bareroot fruit trees.....4 trees in 1 hole?

lucia_ca(z9 CA)September 17, 2008

Hi everyone,

I'm looking forward to my nursery publishing its bareroot fruit tree list this November and am planning more-or-less what I'll want to order and where I'll want to plant it.

This year, however, I want to plant 4 (yes, four) bareroot trees in 1 (yes, one) a website suggests.

Am I crazy to do this? Have you done this or have any experience and/or stories to share regarding planting 4 bareroots of the same fruit, but differing varieties, in one hole?

I've tried the 3-in-1, 4-in-1 trees and, for example, my plum has degenerated into having only one variety's limbs survive and at this point, I can't really tell what the name of the variety is. All the other limbs have either torn off or have become non-producing..... It looks like one variety sort of "won out" and now even that doesn't produce much. Got a whopping 10 plums this year.....maybe because it needs the other varieties around to fruit well?

So I think I'll have better long lasting luck with separate trees for different varieties...but need to save square feet space, so am thinking of the one-hole idea.... I'm just not sure how far apart to plant the 4 bareroots and do the 4 trunks eventually meld into 1 big happy gorgeous mess of a fruiting tree?



lucia_ca in coco county

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calistoga_al ca 15 usda 9

The trees will always be separate, but just like in your cocktail tree, NOT EQUAL. It will be up to you and your pruning to try and equalize the growth and prevent the stronger from taking over. Personally I would prefer them grown spaced apart even if only three feet between them the maintenance would be easier. Al

    Bookmark   September 17, 2008 at 8:21AM
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vall3fam(9 CentralCA)

Hi Lucia,

I have 26 trees planted in this manner. I have 3 peaches, 3 nectarines, 4 plums, 4 pears, 4 cherries, 4 pluots/apriums and 4 peach/nectarines. The oldest group is in it's third season and it is the three in one hole. I planted them about 18" apart and I can see it's too close for my taste. The others I've planted 30" apart and find it's easier to keep separate and keep pruned open.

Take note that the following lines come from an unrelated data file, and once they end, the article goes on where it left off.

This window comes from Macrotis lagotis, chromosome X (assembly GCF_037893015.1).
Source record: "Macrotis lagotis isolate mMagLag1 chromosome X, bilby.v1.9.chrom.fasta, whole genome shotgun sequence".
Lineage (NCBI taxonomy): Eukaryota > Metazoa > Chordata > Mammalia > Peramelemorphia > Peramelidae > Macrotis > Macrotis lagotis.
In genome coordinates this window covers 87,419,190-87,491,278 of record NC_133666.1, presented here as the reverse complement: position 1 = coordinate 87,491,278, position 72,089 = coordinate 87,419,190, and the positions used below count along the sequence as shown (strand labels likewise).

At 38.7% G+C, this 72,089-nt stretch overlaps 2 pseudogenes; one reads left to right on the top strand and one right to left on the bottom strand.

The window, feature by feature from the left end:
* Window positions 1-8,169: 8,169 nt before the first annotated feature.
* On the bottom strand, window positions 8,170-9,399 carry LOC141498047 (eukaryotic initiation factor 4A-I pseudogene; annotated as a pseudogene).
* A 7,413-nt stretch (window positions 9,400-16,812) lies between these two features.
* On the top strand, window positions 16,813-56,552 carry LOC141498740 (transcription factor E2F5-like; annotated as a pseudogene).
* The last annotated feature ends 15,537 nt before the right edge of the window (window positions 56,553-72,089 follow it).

I do find I must be diligent with my summer pruning as once they're established, it's easy for them to get over grown. I prune once in May and again late August.

As Al says, you need to keep the trees growing somewhat equally. The one that tries to be dominate and larger, I prune more severely and shorter than the lesser trees, so that they can catch up.

I should have my first "real" crops next year and was teased with a preview of what's to come this year. Even with keeping the trees small, there is still ample fruit to be had. I've deliberately chosen trees that have a wide range of ripening times so that I can extend my season of fresh fruit all summer.

My three in one hole, being three years old, I am now keeping at just my head high (being 6'). That makes it easy for pruning, picking, spraying and by seeing what happended this year, bird protection!

It's still an experiment for me and in the early stages. But I am pleased so far. So, if you have any questions, let me know!


    Bookmark   September 19, 2008 at 1:07AM
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CA Kate

This is the pertinent portions of a thread from a few years ago that might help:

Multiple Plants in One Hole

The three-to-a-hole thing is a totally new concept to me. I question if that would work because each of the trees would grow at unequal rates. I have a Fuerte, a Reed and a Haas planted in close proximity (15 feet apart) and clearly the Fuerte is growing much faster than the other two. All three were planted at the same time, but the Fuerte is easily twice as big as the other two.

If you put three trees in the same hole, wouldn't one eventually overgrow the other two?

Three in a hole planting is easy. To insure good drainage first make a 12" to 18" mound that is at least 4 or 5 feet wide. Then dig a hole in it large enough for the three 5 gallon size trees. Throw some slow release fertilizer in the hole. Make sure the trees are a few inches above the soil surface. They may settle a little. And you don`t want them planted too low. Cover the whole mound with a thick coat of mulch and you are set. The trees won`t grow any slower because they are sharing a hole. Its a great space saver.

Reed and Pinkerton are Guatemalan and Fuerte is a hybrid. You need a Mexican for better pollination. Bacon would be a good choice.

For years I`ve done the 3 in a hole planting with all my fruit trees from avocados, persimmons, cherimoyas, asian pears and guavas to peaches, plums, nectarines, apples and apricots. I get good production from all of them. I`ve never had one of the three trees grow faster and take over the hole.

It works especially well with stone fruits like peaches. In one hole I have a early bearing peach, a mid season and a late season variety.

My avocado trees are still young so I don`t get that many avocados yet.

Three in one or 4 in 1 up to several in one hole is a very good alternative to multigraft trees. I have pears that are not graft compatible so I planted them all in one hole, and they are not complaining. They've been busy supplying me with fruits for two seasons now. But then again, most of my fruits are multi-grafts, some I did the grafting myself.